The first time i went to the boutiqe wine festival in Sydney a number of years ago, it was in a large space down on Hickson Rd next to the water. There was an overwhelming amount of vineyards represented there and I doubt I got through a third of them. This year it was at the Marriott in the city. As a testament to the downturn in the economy, one can only guess, it only took up 1 level this year instead of 2. The bright side of that was that I actaully stood half a chance of getting around to tasting everything, alas, my yapping to the wine makers got the better of me again and yet again I got to less than I wanted in the 4 hours of the session.
There was a good representation of NZ wines and it was nice to taste a Sauv Blanc that wasn’t following the Marlborough formula. Steve Bird Winery and Vineyards from the Aotearoa region had great Sauv Blanc with fruit flavours different from many of others coming out of NZ and a nice long lasting pallete. Steve is also quite proud of his 900 litre barrels that he is using for his Pinot. After some interesting stories about the dangers they can pose to employees fingers, a few grimaces later and the story finishing quoting the words from the OH&S officer is “you just can’t help stupid employees” . I got to try the pinot and it was well worth the wait. Definitley one of the better ones of the day.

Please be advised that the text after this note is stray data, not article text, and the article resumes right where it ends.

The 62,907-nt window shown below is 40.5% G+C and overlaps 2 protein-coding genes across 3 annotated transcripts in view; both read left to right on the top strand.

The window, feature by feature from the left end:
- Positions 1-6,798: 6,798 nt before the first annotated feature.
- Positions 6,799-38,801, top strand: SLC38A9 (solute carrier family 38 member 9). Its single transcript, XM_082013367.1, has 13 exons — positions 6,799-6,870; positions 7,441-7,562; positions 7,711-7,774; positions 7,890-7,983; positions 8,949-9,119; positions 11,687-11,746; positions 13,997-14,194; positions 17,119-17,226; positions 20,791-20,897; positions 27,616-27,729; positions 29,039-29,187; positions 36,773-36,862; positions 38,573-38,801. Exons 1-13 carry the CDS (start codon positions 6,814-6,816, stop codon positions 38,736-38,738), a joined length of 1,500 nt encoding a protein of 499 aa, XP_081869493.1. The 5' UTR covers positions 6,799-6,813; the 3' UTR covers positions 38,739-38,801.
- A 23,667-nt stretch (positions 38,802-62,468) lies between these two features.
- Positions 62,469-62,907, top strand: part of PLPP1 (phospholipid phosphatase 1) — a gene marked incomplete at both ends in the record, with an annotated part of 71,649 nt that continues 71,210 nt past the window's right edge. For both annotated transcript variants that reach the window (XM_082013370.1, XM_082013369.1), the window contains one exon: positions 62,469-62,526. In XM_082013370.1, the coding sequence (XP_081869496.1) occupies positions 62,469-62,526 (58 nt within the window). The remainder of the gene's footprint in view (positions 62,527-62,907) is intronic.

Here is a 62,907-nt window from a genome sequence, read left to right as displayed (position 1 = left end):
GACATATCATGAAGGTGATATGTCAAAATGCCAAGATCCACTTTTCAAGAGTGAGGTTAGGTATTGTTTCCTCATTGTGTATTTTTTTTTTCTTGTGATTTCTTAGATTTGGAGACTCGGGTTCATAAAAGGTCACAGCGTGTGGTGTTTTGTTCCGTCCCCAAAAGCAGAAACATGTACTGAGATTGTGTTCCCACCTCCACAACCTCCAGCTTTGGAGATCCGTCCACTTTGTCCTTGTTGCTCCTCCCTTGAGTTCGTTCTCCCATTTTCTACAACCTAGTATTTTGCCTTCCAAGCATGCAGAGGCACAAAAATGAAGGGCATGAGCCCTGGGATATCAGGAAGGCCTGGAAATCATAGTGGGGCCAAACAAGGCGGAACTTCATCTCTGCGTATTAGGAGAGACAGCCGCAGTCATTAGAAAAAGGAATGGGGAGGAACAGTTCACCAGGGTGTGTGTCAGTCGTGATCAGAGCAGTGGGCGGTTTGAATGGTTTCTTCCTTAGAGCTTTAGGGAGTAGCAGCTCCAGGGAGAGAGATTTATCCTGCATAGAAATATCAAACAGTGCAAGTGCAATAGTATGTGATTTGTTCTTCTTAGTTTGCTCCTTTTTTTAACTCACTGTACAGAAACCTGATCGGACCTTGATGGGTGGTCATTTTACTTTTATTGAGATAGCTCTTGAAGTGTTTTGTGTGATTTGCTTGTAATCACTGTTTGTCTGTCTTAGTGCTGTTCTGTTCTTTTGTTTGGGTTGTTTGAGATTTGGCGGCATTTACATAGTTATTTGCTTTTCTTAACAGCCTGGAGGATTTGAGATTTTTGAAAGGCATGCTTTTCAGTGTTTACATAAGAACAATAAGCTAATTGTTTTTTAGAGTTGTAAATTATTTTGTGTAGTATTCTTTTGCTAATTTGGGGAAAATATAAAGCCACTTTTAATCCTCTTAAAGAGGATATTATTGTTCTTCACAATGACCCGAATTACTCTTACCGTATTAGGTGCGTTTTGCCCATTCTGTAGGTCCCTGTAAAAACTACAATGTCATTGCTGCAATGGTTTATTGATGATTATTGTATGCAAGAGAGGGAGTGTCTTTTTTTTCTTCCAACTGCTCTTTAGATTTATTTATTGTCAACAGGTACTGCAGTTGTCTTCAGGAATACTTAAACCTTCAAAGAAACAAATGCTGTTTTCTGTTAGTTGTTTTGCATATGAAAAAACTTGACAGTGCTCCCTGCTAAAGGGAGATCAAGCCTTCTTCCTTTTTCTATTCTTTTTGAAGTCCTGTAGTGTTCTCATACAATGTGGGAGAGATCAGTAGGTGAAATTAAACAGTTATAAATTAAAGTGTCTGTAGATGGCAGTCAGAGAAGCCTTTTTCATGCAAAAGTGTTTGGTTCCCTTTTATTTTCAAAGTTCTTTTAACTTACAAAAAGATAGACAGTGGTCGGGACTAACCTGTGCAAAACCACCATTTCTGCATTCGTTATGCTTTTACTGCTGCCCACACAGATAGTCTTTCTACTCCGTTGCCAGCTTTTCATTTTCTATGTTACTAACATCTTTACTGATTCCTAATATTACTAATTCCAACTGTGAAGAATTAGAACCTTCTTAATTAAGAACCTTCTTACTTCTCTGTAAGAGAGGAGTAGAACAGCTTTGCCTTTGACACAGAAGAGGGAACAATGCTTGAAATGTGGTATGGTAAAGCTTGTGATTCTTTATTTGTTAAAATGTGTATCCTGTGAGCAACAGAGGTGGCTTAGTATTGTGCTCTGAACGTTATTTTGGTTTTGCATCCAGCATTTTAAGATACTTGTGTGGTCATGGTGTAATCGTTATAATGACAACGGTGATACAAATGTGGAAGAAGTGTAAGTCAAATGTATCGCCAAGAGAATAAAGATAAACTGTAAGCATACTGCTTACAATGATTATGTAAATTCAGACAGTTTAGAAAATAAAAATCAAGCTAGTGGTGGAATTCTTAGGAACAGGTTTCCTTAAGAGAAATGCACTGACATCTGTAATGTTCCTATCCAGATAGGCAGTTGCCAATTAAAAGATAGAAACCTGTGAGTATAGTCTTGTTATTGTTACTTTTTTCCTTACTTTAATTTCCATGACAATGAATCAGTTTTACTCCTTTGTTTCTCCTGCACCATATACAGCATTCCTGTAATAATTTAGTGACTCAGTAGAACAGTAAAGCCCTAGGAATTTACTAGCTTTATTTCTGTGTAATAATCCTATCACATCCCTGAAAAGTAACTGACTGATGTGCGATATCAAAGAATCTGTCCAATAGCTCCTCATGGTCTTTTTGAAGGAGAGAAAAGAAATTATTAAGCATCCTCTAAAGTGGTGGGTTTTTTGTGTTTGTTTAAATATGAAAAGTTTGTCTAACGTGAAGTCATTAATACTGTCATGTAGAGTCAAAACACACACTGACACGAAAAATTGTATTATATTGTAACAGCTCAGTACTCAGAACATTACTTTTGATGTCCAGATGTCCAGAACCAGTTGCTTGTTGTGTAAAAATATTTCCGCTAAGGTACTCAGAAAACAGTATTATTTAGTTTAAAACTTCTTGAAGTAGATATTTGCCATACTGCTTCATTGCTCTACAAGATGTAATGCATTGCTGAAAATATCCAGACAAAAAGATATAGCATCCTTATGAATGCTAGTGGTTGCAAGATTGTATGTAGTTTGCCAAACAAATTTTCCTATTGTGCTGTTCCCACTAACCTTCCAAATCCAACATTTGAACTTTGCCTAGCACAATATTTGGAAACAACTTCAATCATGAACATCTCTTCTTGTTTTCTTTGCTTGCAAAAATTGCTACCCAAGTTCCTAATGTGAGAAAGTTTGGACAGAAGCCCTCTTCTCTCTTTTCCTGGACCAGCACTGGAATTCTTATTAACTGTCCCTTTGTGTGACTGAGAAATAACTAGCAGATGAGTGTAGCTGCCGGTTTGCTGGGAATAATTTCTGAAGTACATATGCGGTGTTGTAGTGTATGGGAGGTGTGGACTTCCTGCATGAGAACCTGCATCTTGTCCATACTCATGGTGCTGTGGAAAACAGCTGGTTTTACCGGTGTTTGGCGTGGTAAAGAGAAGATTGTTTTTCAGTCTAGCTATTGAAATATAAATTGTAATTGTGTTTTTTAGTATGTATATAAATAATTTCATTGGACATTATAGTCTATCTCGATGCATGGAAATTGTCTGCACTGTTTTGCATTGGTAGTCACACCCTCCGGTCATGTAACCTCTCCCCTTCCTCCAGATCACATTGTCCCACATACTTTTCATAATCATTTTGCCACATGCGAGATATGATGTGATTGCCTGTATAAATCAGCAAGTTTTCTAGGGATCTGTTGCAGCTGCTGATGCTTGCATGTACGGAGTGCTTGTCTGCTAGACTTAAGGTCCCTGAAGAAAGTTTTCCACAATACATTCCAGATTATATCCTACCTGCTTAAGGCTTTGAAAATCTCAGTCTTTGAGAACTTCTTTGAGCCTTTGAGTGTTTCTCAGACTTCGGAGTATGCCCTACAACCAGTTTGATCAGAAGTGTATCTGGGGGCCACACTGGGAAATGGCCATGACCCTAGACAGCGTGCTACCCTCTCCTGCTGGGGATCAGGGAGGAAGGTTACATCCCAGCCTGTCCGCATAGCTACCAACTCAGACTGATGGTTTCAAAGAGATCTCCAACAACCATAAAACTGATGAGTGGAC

As you would expect, many of the smaller regions of Australian wine making industry were there including Cowra, the Southern Highlands, Canberra district, Rutherglen, and plenty of others. My most recent interest has been with the Southern Highlinds. It was pointed out to me that this area is the 2nd newest Australian wine region in Australia. They managed to hold on to the title of newest for a whopping 2 years before being beaten for the title. This little area is only about 1 hr from Sydney and 2hrs from Canberra, so at least it should get some tourism to help it along once it is developed. I was most impressed here by the Tertini wines offerings. For some strange reason their stand was set apart from the others of the district but in the end that probably panned out better for them as they were apart from the others anyway. In particular I liked the 2005 ‘Eighteen55’ Pinot Noir. They had 2 offerings of the Pinot and this was definitley the better of the 2. At $30 a bottle it is reasonably priced. Pinot, being the difficult bugger that it is to grow and low yields, is often over priced for it’s quality compared to other varitals in my opinion, but this one is worth the price. It is at the top end of it’s value though, so it if goes up by too much, I might look around again to see what’s available.
Other wines that stood out: the Mulyan 2007 Shiraz (Cowra) – great value at $20/bottle and their 2006 Block 7 Chardonnay also pretty good. The Milldale JV shiraz 2006 (Broke – Hunter valley) showing some good signs for $12/bottle and the Whicher Ridge 2007 Shiraz at $25/bottle (WA – Frankland river region).
Couldn’t really take the camera in at the time, so this has to be a mere written wine review. Hopefully we’ll get the camera in to the next one.